Missouri Rep. McCreery Offers Legislative Counter-Attack to So-Called “Ag Gag” Laws

Posted on April 18, 2012

Amendment Based on Animal Legal Defense Fund’s Proposed “Protect Your Food” Act Offers First-of-its-Kind Legislative Strike Against Laws that Chill Whistleblowing on Farms

For immediate release

Contacts:
Lisa Franzetta, Animal Legal Defense Fund
Megan Backus, Animal Legal Defense Fund

Chicken Factory FarmJefferson City, Mo.– Yesterday, Rep. Tracy McCreery, an Independent representing District 83 (St. Louis County) offered a version of the Animal Legal Defense Fund’s “Protect Your Food” Act as an amendment to HB 1860, the omnibus ag bill currently being debated. McCreery’s amendment would have prohibited the state from purchasing food from jurisdictions that have so-called “ag gag” laws. Ag gag laws, versions of which have recently passed in Iowa and Utah, make it illegal to photograph or videotape at agricultural facilities, or to possess or distribute such evidence–with the goal of quieting whistleblowers and eliminating access to critical evidence of food safety violations and other abuses. Currently a few ag gag type provisions being considered in Missouri, including an ag gag provision within HB 1860 itself.

This was the first introduction in any state capital of this potential legislative remedy that states can enact to protect their citizens by prohibiting the state from purchasing potentially-dangerous food products from jurisdictions that pass ag gag laws. “I’m uncomfortable passing special protections for industries that prevent light being shown on food safety concerns, environmental issues, and cruelty to animals,” says McCreery.” We want to encourage honesty without fear.” The amendment did not pass, but if reelected, McCreery plans to pre-file a complete version of ALDF’s Protect Your Food Act on December 1.

The Animal Legal Defense Fund’s Protect Your Food campaign launched in February as a way to gather grassroots support for legislative ag gag counter-strikes such as McCreery’s amendment. “Under the guise of property rights, ag gag bills are intended to prevent consumers from ever seeing the animal abuse, contaminated crops, illegal working conditions, and risky food safety practices–the sort that result in massive food safety recalls and all too frequently lead to outbreaks of food-borne illness–that are common practice behind factory farm gates,” says ALDF Executive Director Stephen Wells. “We are delighted to support McCreery’s vanguard efforts to oppose these insidious laws.”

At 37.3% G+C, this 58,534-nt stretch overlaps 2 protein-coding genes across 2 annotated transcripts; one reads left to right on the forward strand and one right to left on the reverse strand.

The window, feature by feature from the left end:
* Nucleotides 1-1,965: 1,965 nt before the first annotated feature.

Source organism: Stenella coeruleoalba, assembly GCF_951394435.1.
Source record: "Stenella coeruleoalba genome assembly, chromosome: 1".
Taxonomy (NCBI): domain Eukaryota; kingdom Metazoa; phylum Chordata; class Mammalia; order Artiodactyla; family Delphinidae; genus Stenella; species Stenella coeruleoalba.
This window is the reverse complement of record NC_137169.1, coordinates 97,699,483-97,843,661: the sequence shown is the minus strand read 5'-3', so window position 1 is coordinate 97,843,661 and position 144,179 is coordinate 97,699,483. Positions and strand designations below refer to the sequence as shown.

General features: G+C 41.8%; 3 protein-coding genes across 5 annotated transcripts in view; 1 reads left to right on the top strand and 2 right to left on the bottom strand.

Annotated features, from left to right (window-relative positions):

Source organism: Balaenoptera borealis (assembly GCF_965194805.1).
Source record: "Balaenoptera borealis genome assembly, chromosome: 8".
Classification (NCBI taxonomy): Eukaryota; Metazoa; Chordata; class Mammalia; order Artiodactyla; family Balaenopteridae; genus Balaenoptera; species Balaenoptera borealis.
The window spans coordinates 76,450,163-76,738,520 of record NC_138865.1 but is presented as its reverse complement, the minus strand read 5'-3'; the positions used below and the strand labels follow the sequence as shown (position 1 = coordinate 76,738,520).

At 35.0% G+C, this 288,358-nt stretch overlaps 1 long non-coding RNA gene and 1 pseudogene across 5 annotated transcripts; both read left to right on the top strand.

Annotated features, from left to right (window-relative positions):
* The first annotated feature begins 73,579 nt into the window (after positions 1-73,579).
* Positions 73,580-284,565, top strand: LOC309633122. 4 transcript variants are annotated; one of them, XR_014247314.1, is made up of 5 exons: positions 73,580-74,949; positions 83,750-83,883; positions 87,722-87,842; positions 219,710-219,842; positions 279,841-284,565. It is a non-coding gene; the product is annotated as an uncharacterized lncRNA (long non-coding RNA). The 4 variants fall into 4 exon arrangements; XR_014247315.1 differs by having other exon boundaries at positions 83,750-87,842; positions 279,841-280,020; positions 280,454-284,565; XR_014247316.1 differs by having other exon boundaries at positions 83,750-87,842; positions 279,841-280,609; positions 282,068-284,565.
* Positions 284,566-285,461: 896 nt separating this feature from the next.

3 thoughts on “Missouri Rep. McCreery Offers Legislative Counter-Attack to So-Called “Ag Gag” Laws

  1. Cindy W ines says:

    We should have these Ag laws in all 50 states. There is no excuse for this type of abuse to the chickens, cows, turkey, pigs or goats. These animals have no choice in this life of cruelty and we need to be humane and offer them as much comfort as possible before they go to slaughter. We should not exploit animals, as if it is our right, just because we are human. I hope these laws are passed. I live in Idaho and this state is as bad as Ohio when it comes to animal abuse.
    Governor Butch Otter finally passed a law which only processes legal action after 3 charges of animal abuse. Why not the 1st??? The poor animal is dead by the 3rd count of abuse.

  2. lynne huntley says:

    It is critical to our democracy to squelch these “ag-gag laws before they spread and take root anywhere else. The food industry must remin transparent and answerable to the American consumer. We cannot allow our voices and the transparency to be taken from us. It would be disasterous to our own freedoms-the very basis of the costitution-“of the people, by the people for the people..” It was not written for the corporations! In addition, the ag industry must recognize that farmed animals are not”widgets” alive only to grow fat and be slaughtered and processed into large profits for a self regulating mega industry that wants to answer to no one! We must keep our voices alive as only then can there be hope for these innocent and sentient beings.

  3. Wayne says:

    We need to honor the privacy of private property and American Citizens. Just because “You” object to a farmer does not mean you have the right to violate his privacy, who know someday that farmer may object to your suspected conduct in your home and sneak in to photo your conduct.

    I don’t expect you would like that now would you? Also there are plently laws and over reach by the Govt into our daily lives as it is. Take a chill pill friend… in 100 years it won’t matter anyway.

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